Your last two seasons have been your best in terms of both winners and prize-money and you are currently close up in the jockeys’ championship. What has been the key to the best form of your career?

My agent Paul Clarke is representing me day-to-day talking to all the trainers and that is so important, having a good relationship with all the professionals. This is my tenth season riding and so much is about making contacts, riding for lots of stables and striking up good relationships with trainers.

They have to have faith in you and you must respect them for that. I think my riding has probably improved over the years and the key is to try to keep on improving all the time.

Unlike most of your colleagues you ride in Qatar, where you have been champion jockey six times, before the UK turf season begins. How did the Qatar link come about?

The Qatar link itself came as a result of me being in Dubai for the three previous winters. I went to Dubai when I was 18 and the wife of a friend was working in the Qatar Racing Club. My friend got in touch to say he thought there might be an opening for me in Qatar and that he would book my rides. They race there on Wednesdays and Thursdays.

I finished last on my first ride but kept going back and gradually gathered momentum riding for trainers Julian Smart and Jassim Al Ghazali. I ended up champion jockey and won their Derby in my first Qatar campaign and that was after starting when their season had been going for two months. I have returned every year since, live in Dubai and fly over to Qatar for the racing.

Nowadays, because of political differences between Qatar and Dubai, I have to travel via Oman, which involves four flights a week and works out at about 100 a season for what should be a relatively short trip.

Your association with Ralph Beckett goes from strength to strength. Are you stable jockey and does it give you more confidence when attached to a powerful yard?

I am not the retained jockey as such but I do ride regularly for Ralph. Last season we struck up a good relationship and now he is the main trainer I ride for. You have a chance of more rides being attached and riding out regularly for a big yard.

In those circumstances, when you find yourself on a nice two-year-old in the morning, you know it’s quite likely you could be teaming up again at the races. I ride out twice a week for Ralph at Kimpton and also for George Scott in Newmarket, where I am based.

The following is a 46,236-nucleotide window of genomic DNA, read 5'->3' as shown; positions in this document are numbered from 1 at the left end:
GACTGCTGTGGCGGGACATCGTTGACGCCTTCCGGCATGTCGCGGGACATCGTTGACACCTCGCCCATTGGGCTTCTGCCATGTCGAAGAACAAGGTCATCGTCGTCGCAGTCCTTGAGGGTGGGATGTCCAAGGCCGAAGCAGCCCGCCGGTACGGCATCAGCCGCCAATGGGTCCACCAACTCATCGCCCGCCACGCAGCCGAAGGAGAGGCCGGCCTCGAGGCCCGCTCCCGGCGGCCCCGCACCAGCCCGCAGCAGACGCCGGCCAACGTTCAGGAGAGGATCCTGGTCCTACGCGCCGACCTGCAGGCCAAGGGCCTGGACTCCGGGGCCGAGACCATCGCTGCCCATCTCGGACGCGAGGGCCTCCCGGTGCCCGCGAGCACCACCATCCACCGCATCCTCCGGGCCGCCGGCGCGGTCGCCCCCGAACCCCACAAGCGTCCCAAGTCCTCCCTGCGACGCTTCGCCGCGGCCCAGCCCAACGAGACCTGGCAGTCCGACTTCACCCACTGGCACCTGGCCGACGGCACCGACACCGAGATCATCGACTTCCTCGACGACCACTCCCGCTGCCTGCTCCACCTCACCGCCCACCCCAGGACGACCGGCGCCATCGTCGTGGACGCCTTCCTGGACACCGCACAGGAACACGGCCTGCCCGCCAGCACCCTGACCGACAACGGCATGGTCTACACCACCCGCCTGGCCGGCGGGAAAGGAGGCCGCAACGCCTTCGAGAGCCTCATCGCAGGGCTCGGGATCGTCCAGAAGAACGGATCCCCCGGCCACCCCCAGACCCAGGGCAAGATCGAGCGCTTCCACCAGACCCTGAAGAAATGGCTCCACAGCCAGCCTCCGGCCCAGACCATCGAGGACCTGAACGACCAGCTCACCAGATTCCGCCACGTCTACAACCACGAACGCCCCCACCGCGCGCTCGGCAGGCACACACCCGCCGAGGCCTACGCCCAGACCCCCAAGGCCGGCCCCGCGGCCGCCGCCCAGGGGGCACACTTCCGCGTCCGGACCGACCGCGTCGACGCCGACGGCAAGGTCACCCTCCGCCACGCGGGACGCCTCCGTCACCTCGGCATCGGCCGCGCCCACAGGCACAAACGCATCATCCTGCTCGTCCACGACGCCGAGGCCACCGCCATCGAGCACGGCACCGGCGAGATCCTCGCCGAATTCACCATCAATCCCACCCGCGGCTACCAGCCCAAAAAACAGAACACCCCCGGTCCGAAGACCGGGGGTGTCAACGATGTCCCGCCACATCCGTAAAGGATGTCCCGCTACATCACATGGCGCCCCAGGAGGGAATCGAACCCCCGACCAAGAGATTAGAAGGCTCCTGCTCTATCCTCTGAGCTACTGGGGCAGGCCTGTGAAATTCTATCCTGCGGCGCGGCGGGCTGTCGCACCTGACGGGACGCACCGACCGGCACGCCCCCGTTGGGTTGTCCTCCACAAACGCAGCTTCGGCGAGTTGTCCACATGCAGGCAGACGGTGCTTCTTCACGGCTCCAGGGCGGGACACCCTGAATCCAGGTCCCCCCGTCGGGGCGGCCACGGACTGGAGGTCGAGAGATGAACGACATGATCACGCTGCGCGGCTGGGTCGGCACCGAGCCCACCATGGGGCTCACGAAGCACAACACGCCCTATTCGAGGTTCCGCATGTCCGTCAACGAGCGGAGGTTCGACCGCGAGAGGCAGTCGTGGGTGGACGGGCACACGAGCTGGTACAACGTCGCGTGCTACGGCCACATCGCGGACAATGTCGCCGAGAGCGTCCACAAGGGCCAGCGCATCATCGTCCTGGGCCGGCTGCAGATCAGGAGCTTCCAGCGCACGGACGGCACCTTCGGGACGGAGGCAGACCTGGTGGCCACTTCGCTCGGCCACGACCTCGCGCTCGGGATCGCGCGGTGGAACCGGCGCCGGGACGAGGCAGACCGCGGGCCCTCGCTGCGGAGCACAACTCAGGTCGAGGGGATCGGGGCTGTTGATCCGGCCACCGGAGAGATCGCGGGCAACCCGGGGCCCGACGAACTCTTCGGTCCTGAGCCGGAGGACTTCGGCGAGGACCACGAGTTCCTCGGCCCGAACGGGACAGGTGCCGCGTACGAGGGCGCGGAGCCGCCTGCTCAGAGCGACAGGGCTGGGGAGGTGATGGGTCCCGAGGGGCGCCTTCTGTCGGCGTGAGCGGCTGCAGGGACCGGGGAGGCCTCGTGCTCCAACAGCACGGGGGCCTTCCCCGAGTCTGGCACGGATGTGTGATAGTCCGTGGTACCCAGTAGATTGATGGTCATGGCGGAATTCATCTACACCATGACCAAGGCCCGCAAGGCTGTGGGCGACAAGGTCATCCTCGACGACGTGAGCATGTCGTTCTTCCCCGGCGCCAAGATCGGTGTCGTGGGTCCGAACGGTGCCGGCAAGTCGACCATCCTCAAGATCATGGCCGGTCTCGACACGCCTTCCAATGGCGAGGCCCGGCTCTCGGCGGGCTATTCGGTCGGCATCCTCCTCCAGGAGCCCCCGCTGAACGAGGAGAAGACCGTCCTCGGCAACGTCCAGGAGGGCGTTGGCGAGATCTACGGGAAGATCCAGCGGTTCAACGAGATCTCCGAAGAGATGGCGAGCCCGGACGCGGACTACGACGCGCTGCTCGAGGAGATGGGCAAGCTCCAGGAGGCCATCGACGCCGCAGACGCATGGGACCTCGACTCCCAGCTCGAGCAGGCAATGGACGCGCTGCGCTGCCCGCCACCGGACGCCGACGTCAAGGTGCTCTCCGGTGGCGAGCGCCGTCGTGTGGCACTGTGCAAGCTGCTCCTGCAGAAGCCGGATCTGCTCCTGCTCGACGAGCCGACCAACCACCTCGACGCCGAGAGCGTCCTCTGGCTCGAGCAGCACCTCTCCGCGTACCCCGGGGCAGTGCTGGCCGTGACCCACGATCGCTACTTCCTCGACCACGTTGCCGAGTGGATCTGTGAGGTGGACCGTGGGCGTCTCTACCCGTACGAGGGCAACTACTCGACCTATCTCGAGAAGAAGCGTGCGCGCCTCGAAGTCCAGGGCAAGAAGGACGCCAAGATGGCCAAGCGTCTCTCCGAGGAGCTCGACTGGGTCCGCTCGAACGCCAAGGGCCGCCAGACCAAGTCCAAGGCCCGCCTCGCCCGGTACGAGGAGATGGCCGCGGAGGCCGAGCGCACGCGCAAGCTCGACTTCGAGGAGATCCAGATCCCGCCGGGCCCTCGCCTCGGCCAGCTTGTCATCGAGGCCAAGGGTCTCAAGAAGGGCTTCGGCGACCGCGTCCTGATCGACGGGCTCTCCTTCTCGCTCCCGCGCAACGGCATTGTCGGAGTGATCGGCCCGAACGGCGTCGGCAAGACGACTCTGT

You rode your first Royal Ascot winner on the Ralph Beckett-trained Biometric in the Britannia Stakes last month. What did it mean to you and, on the day, did you feel you’d upset everyone’s party by ending Frankie Dettori’s incredible winning run?

Obviously, it’s a big milestone after having a few rides there over the years and good to get the monkey off my back! A great feeling and I’m so pleased to have done it. Royal Ascot is our World Cup and the most important meeting of the year, possibly in the world and incredibly important to win there.

But I didn’t have any afterthoughts about Frankie’s winning run because we have to go out with the mindset that it’s the same as any other race and you’ve got to beat all the jockeys.

I didn’t feel guilty, even though there must have been a few upset punters! Frankie was absolutely fine and shook my hand in the weighing-room afterwards.

After spending so much time hunting with the Crawley and Horsham why did you choose the Flat over jumping?

My father was involved in the pointing world and also had jumpers. More than anything, my size, or lack of it, had a big say because I have always been very small. My parents aren’t very big either, so I knew I had the right genetics to be a Flat jockey; it would have been silly not to grab the opportunity.

Of course, the prize-money is more attractive than over jumps and, with luck, there should be fewer injuries.

Before leaving school at Eastbourne College, was there pressure on you to pursue a degree or further qualifications instead of your desired route into racing?

When I was doing my GCSEs I didn’t think there was any option other than to carry on to A-Levels and then university. I had been riding out for Richard Rowe since I was 12 and afterwards for Gary Moore, who offered me my apprentice licence.

I broached the subject with my parents, who said if I really wanted to be a jockey I must give it a shot and they would be right behind me. Dad used to drive me into work every morning at 5am for two years until I passed my test.

You spent three years working for Gary Moore. What did you learn in that time with the workaholic Moore dynasty?

The Moore family are workaholics and because I didn’t know any different, I thought their non-stop routine was the norm. All of them are incredible workers and as I was the ‘wannabe’ jockey, I had to show I wanted it and that meant working extremely hard to keep up with them. It was the best grounding possible and a big reality check.

I was mucking out, feeding, riding out three or four lots, grooming and then going back in the afternoon to pick bags of grass or dandelions for the horses in the evening.

If I moaned to one of the lads they’d tell me I was the apprentice and that’s what you have to do, crack on with it. After that, working in Dubai was like a holiday!

Bentley and Biometric (left) get the better of Turgenev and Frankie Dettori in the Britannia Stakes at Royal Ascot – Photo: George Selwyn

Ryan Moore gave you a life-changing tip while riding out one morning. Can you tell us about it?

On one of the rare occasions that I rode out with Ryan, I asked him if he thought it a good idea for me to go and work somewhere in the winter for more experience – America, perhaps. But Ryan reckoned that I would be lonely in America aged 18.

He suggested Dubai to me, where he had worked for Satish Seemar and said that he knew someone in the office there. He mentioned this to his mum, Jayne, who ended up organising for me to go there for the winter, whereas originally I had intended to be away for only a month.